Fear of climate change is justified. It is not, however, a reason not to have children. That’s because those kids of yours are more likely to be part of the solution than the problem.
This view puts me at odds with millions of younger Americans; a recent online poll indicates that 38 per cent of Americans aged 18 to 29 say climate change should be a factor in the decision to have children.
(Perhaps the most prominent member of this cohort is Representative Alexandria Ocasio-Cortez, who recently suggested on Instagram that climate change will make future lives so difficult that whether to have children is a “legitimate question.”) There is even a Facebook group, called BirthStrike, for people who have decided not to have children because of climate change.
To put those worries out of mind, ask yourself a simple question: Is the remedy for climate change, to the extent we find one, more likely to come from North America or New Zealand? Obviously, the wealthier and more populous America is a more likely source of technological innovation, even though it is also a more significant source of greenhouse gases.
So if you think progress in this fight is possible at all, you ought to be betting on the more populous nations. By having more children, you are making your nation more populous — thus boosting its capacity to solve the problem.
But even if your kid doesn’t grow up to be a leading scientist or environmental crusader, she may still have a real impact. More people, according to Nobel Prize-winning economist Paul Romer, create bigger markets for innovations. There are more medicines for common diseases than for rare diseases, precisely because market size is larger.
By having more kids, you are increasing the demand for remedies to climate change. For instance, there are significant fixed costs to coming up with higher-quality electric cars or better solar panels. Investors put money into these areas only because they hope to sell a lot of units. Your children will help boost demand.
Furthermore, if you are sufficiently concerned about climate change that it might influence your child-bearing decisions, there is an above-average chance your children will share similar concerns; political views are to some extent inherited. That will make your kids more likely to want to alleviate the problem.
Look at it this way: If progress on climate change is at all possible, someone will need to contribute to it. Aren’t your potential children among the most likely people to do that? If nothing else, they have an above-average chance of voting for political remedies for the problem, given how you will raise and instruct them.
Alternatively, you might think that climate change is such a huge and terrible problem that even marginal improvements are unlikely, never mind a comprehensive solution. If that’s the case, then you should just do what you want right now and forget about future considerations altogether — whatever you decide, it won’t matter.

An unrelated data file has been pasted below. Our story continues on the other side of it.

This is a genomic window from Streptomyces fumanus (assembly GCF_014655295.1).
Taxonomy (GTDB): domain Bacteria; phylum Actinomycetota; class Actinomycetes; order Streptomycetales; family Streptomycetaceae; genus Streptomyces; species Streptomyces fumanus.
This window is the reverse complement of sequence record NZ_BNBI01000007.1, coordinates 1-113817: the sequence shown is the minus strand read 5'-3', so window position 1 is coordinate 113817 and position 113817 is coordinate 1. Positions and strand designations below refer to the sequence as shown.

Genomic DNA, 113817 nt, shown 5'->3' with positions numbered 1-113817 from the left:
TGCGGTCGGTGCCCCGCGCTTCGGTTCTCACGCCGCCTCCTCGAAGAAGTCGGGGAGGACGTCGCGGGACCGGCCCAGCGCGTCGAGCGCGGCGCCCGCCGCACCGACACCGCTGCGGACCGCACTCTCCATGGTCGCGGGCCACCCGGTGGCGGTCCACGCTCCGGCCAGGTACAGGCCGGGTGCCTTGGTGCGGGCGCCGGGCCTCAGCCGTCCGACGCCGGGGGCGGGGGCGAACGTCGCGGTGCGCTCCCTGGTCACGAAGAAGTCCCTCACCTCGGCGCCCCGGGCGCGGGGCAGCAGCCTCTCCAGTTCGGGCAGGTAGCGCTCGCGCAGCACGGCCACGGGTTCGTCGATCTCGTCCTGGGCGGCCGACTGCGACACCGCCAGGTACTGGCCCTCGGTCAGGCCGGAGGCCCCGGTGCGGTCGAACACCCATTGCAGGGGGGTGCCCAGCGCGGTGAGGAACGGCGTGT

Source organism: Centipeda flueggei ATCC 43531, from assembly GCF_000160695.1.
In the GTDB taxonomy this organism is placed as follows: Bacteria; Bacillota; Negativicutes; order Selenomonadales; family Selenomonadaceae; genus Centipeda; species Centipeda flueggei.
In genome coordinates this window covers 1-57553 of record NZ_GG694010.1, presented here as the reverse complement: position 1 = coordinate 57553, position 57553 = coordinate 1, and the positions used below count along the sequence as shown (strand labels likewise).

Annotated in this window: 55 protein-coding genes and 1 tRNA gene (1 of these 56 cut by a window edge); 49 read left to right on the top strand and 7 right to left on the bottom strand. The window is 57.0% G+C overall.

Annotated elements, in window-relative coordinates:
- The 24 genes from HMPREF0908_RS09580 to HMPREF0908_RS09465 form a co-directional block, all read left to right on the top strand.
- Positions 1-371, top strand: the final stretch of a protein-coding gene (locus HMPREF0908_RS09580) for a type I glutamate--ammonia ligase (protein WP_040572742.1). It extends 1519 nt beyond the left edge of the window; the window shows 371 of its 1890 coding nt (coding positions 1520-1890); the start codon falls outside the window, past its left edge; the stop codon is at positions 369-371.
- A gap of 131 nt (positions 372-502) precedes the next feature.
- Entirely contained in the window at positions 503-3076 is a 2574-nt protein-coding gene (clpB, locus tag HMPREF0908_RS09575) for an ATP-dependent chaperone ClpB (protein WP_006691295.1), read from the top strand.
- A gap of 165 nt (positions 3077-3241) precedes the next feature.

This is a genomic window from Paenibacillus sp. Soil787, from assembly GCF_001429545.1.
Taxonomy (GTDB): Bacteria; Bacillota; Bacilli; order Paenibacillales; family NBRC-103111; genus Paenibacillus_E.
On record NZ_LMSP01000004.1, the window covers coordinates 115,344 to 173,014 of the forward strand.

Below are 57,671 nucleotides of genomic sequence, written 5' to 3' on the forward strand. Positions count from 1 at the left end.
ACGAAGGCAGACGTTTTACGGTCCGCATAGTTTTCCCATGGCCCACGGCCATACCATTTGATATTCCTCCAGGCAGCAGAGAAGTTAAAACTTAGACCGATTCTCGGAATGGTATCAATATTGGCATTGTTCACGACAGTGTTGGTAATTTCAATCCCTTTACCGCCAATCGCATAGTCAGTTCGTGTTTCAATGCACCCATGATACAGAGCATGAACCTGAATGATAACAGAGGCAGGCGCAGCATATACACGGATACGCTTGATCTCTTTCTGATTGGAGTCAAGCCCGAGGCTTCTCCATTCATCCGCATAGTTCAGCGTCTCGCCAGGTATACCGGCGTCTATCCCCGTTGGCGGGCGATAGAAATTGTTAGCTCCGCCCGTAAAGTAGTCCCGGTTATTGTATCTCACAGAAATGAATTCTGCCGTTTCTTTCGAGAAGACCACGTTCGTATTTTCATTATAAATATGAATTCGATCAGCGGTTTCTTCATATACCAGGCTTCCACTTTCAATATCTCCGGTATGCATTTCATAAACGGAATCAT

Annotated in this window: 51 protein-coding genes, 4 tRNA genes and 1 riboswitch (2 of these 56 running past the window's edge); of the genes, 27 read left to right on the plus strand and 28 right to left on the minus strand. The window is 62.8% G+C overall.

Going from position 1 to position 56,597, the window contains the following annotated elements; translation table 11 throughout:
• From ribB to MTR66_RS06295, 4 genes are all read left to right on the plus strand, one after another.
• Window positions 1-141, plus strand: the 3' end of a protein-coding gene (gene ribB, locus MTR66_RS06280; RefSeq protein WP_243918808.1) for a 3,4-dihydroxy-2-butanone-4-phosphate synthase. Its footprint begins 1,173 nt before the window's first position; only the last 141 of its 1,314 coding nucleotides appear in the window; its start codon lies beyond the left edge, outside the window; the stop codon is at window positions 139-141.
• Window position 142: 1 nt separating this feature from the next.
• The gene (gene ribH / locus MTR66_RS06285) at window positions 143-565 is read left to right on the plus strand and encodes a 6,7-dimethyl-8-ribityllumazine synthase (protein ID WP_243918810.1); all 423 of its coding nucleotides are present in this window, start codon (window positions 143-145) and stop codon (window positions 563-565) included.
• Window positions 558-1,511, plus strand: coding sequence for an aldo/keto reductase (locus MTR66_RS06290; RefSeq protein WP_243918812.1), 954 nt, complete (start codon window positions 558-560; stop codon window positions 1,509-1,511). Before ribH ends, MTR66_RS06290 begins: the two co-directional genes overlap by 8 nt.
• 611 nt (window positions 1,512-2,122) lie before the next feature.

Granted, this is a rather silly and nihilistic scenario, but the logic leads to the same result: You should have children if you want to. But by all means, encourage them to be vegetarians and cyclists.
Now consider the issue not in the context of your own decisions about family but in global terms, specifically per-capita carbon emissions. In the US, they have been declining for some time, due partly to the shift from coal to natural gas.
Electric cars and solar panels, or perhaps nuclear fusion, could bring more progress yet.
The future size of the carbon problem will be determined in Asia and Africa — dictated in large part by how fast these regions industrialise, grow and also eat more meat. So ideally you also would also teach your children to do good works — on the environmental front that is — for those parts of the world.
Then there is the matter of historical perspective. Parents had children in medieval times, or for that matter before antibiotics and vaccines.
Of all the children who have ever existed, the vast majority have been born into pretty tough circumstances. It is part of the human condition — even as we struggle to improve our lot. Let’s not give up by ceasing to have children.
Finally, leave aside the implausibility of these arguments and consider their assumptions. What you’ll find is zero-sum thinking, negative value judgments about large families, and an attempt to use guilt and shame to steer social and environmental policy.
I suspect that is why these arguments are finding some traction, not because they are the result of any careful cost-benefit calculations.
So if you are both worried about climate change and considering starting a family, I say: Put aside the unhelpful mess of emotions some participants in this debate are trying to stir up.
Instead, focus on how your decision might boost future innovation. As a bonus, you might find that one of the better approaches to climate change is actually pretty fun.
Tribune News Service
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